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North American Companies Are Moving Their Supply Chains From China to Mexico

Updated: Apr 19, 2022

reasons why American companies are relocating manufacturing facilities to Mexico

The trade war between the U.S. and China already had American companies rethinking their relationships with manufacturers in China. Then came two additional nails in the coffin.

The first was the signing of the United States-Mexico-Canada Agreement (USMCA) into law on Jan. 29, and the second was the outbreak of the coronavirus strain COVID-19.

U.S. companies began considering new supply chains when the trade war with China intensified last fall. On Jan. 29, interest began to increase, and in late February, when news of the coronavirus broke, volume quadrupled overnight.

Now, companies have moved beyond the consideration stage, and are actively moving supply chains to Mexico and other areas of Latin America.


The Case for Mexico

Geopolitics expert Peter Zeihan, the author of Disunited Nations, believes Mexico is well-positioned to capture new business. “As Mexican manufacturing capacity is both less expensive and more efficient than most manufacturing in both China and Canada, Mexico will certainly pick up a disproportionate share of whatever relocates to the North American market,” he says. “Add in the general breakdown of the global order, and Mexico’s now even more-privileged access to the American market, and Mexico’s economic future looks brighter and brighter.”


In fact, in late December, the San Diego Union-Tribune reported that companies in Tijuana were already benefiting from the U.S.-China trade war. Employment was rising, and commercial property vacancy rates were declining.


Mexico has several distinct advantages over China as a manufacturing partner. They include:

  • Ground transport. Goods can be imported from Mexico via ground transport in a matter of days or even hours. This is never an option for goods manufactured in China, from which everything must come by ocean or air. The former is very time-consuming (it can often take weeks), and the latter is very expensive.

  • “Trusted partner” status for customs. The U.S. offers two programs that help facilitate faster and easier Customs processing for U.S.-Mexico trade: FAST and C-TPAT. Initiated after 9/11, FAST is a trusted traveler/trusted shipper program that allows expedited processing for commercial carriers who have completed background checks and fulfill certain eligibility requirements (much like TSA Precheck for air travelers). FAST certification is for drivers; C-TPAT is a broader program that shippers must apply for. Once a company is certified for C-TPAT, its drivers can then apply for FAST. There are no such programs for U.S.-China trade.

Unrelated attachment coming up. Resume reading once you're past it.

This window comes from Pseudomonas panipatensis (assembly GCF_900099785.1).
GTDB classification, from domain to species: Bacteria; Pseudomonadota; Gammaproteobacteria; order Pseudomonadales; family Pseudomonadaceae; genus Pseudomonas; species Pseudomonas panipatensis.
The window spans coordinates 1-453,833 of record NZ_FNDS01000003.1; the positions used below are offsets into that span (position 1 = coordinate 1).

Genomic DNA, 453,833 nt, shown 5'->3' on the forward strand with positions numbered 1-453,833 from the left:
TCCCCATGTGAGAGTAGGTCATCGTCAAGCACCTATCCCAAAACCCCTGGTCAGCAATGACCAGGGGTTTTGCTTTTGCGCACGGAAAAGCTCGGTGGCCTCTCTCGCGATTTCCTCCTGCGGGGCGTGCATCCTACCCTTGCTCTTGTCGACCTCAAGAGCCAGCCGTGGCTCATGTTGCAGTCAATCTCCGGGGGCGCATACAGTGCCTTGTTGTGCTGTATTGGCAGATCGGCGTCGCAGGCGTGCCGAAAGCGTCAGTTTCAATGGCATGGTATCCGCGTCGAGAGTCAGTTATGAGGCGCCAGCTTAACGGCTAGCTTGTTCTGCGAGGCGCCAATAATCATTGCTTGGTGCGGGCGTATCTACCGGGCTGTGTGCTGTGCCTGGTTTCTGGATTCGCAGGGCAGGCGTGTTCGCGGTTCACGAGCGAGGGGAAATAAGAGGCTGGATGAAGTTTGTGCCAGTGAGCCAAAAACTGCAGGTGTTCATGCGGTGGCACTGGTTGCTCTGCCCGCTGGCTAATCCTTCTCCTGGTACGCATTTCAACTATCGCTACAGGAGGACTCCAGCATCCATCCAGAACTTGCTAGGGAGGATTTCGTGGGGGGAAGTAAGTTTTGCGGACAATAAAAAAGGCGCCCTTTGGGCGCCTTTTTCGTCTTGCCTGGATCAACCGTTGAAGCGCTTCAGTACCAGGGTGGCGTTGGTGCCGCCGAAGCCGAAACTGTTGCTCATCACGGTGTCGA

• Stronger IP law and protections. It is relatively common for manufacturers in China to replicate U.S. product designs. Intellectual property laws in Mexico are much stronger, making it far less likely that products will be replicated. And if they are, there is legal recourse.

  • Smaller language barrier. Spanish is the second-most common language spoken in the U.S., making it relatively easy to communicate with partners in Mexico (and find bilingual staff and vendors).

  • Time-zone parity: Mexico operates on the same time zones found in the U.S. — Eastern, Central, Mountain, and Pacific.

A Transparent Landscape

There are also new modern options for transport that make Mexico attractive. Companies can coordinate door-to-door transportation between the U.S. and Mexico, including procurement of trucks on both sides of the border, customs clearance, insurance, financing, and reporting. This allows manufacturers to focus on their core competency, rather than logistics, and can also reduce the need for big in-house shipping and logistics teams. The software provides full transparency to the process, so companies know the status of their cargo at all times.

Today, there is nothing like that for U.S.-China trade. Manufacturers and importers still need to deal with multiple contacts, sometimes a dozen or more, to get goods from factory to port or airport, into the U.S., and then to their final destination. The U.S.-China route, by contrast, is not at all transparent. At best, importers might know their goods are now on a ship.


Long-Term Changes Afoot

While tariffs and the USMCA merely made China a less-attractive manufacturing location, the coronavirus in some cases made it impossible to work with certain manufacturers, due to quarantines and work stoppages.

Once U.S. companies move their supply chains out of China, it will be difficult if not impossible for China to recover this business. Thus, the trade war and the USMCA — not to mention coronavirus — have impacted U.S.-China trade over the long term in a very significant way.



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